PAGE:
3.4.9 Risk Management Principles
220.127.116.11 This interpretation establishes the accounting and financial reporting requirements for risk management activities of local governments. It implements the Governmental Accounting Standards Board (GASB), Statement 10, Accounting and Financial Reporting for Risk Financing and Related Insurance Issues, as amended by GASB Statement 30, Risk Financing Omnibus, GASB Interpretation 4, Accounting and Financial Reporting for Capitalization Contributions to Public Entity Risk Pools, and Chapter 48.62 RCW. Unless otherwise noted, this section applies to all self insurance arrangements including property and liability (i.e., property and casualty), health and welfare (medical, dental, etc.), unemployment, and industrial insurance.
18.104.22.168 The GASB Statement 10 and Interpretation 4 prescribe the accounting standards for risk financing and related insurance issues.
22.214.171.124 A discussion related to transfer of risk is included in GASB Statement 10, paragraphs 7-9 and should be considered for each program.
Accounting for contributions to risk pool
126.96.36.199 A capitalization contribution to a public entity risk pool WITH transfer or pooling of risk should be reported as a deposit if it is probable that the contribution will be returned to the entity upon either the dissolution of or the approved withdrawal from the pool. An entity’s determination that the return of the contribution is probable should be based on the provisions of the pooling agreement and an evaluation of the pool’s financial capacity to return the contribution. In governmental funds, fund balance should be classified as nonspendable to indicate that the deposit is not appropriable for expenditures.
188.8.131.52 If it is not probable that a capitalization contribution will be returned, the contribution should be reported:
1. In governmental funds, the entire amount of the capitalization contribution may be recognized as expenditure in the period of the contribution; reporting of prepaid insurance is not required. Otherwise the contribution should be reported initially as prepaid insurance (an asset), and expenditures should be allocated and recognized over the periods for which the pool is expected to provide coverage. If prepaid insurance is reported, fund balance should be classified as nonspendable to indicate that the amount is not appropriable for expenditures.
2. In proprietary funds, the contribution should be reported initially as prepaid insurance (an asset), and expenses should be allocated and recognized over the periods for which the pool is expected to provide coverage.
In both cases, the periods expected to be covered should be consistent with the periods for which the contribution is factored into the pool’s determination of premiums but should not exceed ten years if is not readily determinable.
184.108.40.206 A capitalization contribution to a public entity risk pool WITHOUT transfer or pooling of risk should be reported as a deposit or a reduction of claims liabilities.
Accounting related to claims
220.127.116.11 Local governments are required to report an estimated loss from a claim as an expenditure/expense and as a liability if both of these conditions are met:
1. Information available before the financial statements are issued indicates that it is probable that an asset has been impaired or a liability has been incurred at the date of the financial statements. It is implicit in this condition that it must be probable that one or more future events will also occur, confirming the fact of the loss.
2. The amount of the loss can be reasonably estimated.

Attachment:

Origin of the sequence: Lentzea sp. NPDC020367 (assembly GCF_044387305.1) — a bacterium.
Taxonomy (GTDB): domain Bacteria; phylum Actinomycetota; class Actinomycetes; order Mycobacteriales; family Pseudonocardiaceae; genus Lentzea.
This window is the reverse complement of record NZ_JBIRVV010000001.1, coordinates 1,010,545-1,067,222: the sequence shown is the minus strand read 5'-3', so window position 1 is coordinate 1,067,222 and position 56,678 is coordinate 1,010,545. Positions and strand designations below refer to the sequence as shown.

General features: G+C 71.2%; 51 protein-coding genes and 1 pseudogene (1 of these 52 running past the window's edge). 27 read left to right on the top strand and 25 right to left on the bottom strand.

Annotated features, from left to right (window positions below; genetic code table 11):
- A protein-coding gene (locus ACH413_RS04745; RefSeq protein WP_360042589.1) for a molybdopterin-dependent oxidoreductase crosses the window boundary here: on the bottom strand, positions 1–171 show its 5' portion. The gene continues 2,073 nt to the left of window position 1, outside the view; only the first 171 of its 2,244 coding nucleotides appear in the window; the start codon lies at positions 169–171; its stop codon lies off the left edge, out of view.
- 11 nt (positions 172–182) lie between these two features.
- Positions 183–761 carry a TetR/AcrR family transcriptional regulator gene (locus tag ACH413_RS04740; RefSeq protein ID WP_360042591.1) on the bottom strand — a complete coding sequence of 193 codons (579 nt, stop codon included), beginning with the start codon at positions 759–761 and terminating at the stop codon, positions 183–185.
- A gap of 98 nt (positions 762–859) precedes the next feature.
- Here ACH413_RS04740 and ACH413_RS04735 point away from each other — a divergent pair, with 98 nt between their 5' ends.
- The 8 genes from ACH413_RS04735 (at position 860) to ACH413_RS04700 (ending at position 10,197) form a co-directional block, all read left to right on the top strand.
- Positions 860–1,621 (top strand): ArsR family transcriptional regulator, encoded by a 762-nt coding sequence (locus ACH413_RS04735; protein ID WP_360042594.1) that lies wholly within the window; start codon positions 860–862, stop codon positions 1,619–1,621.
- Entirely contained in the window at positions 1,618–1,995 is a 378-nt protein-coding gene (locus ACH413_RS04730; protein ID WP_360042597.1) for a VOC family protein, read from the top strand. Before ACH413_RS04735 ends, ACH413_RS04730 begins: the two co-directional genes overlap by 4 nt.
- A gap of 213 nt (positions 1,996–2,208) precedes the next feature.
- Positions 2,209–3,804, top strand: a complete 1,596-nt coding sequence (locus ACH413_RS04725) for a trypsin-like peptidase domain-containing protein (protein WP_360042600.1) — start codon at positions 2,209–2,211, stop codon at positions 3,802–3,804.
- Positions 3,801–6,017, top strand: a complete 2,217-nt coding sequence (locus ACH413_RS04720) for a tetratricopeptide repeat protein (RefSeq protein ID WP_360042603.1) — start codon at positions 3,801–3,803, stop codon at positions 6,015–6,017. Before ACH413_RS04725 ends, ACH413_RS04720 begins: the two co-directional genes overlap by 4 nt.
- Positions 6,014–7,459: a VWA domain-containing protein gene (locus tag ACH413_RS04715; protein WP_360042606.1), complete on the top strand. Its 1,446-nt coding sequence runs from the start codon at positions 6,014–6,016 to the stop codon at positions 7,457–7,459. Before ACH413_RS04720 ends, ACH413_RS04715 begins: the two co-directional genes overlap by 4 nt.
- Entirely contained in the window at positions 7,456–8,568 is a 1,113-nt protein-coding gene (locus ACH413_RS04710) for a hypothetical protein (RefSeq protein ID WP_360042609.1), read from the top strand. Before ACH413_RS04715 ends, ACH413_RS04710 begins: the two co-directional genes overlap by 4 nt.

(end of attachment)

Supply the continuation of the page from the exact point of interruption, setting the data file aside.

18.104.22.168 If a government uses a single fund to account for its risk financing activities, that fund should be either the general (current expense) fund or an internal service fund. Both funds must use the method described above for calculating claims liabilities. However, the following procedures also apply:
22.214.171.124 1. If the general fund is used, accounting and reporting must be on the modified accrual basis of accounting.
The entity may use any method it chooses to allocate loss expenditures/expenses to the other funds of the entity. However, if the total amount charged to the other funds, (including the general fund itself) exceeds total expenditures and liabilities, the excess amounts should be reported as transfers. Transactions that constitute reimbursements of a fund for expenditures/expenses initially made from it that are properly applicable to another fund should be reported as expenditures/expenses in the reimbursing fund and as reductions of the expenditure/expense in the fund that is reimbursed.
126.96.36.199 2. If an internal service fund is used, accounting and reporting must be on the full accrual basis of accounting.
The internal service fund should recognize both current and long-term claims expenses and liabilities for its risk financing activities within the fund.
The internal service fund may use any basis it considers appropriate to charge other funds of the entity, as long as the following conditions are met:
a. The total charge by the internal service fund to the other funds for the period is calculated in accordance with GASB Statement 10, paragraphs 53 through 57; or,
b. The total charge by the internal service fund to the other funds is based on an actuarial method or historical cost information and adjusted over a reasonable period of time so that internal service fund revenues and expenses are approximately equal.
c. In addition to (2) above, the total charge by the internal service fund to the other funds may also include a reasonable provision for expected future catastrophe losses.
Charges made in accordance with the foregoing provisions should be recognized as revenue by the internal service fund and as expenditures/expenses by the other funds of the entity. Deficits, if any, in the internal service fund resulting from the application of (2) and (3) above do not need to be charged back to the other funds in any one year, as long as adjustments are made over a reasonable period of time; however, a deficit fund balance of the internal service fund should be disclosed in the notes to financial statements.
If the charge by the internal service fund to the other funds is greater than the amount resulting from the application of (1) through (3) above, the excess should be reported in both the internal service fund and the other funds as a transfer.
If the charge by the internal service fund to the other funds fails to recover the full cost of claims over a reasonable period of time, any deficit fund balance in the internal service fund should be charged back to the other funds and reported as an expenditure/expense of those funds.
Loss recognition principle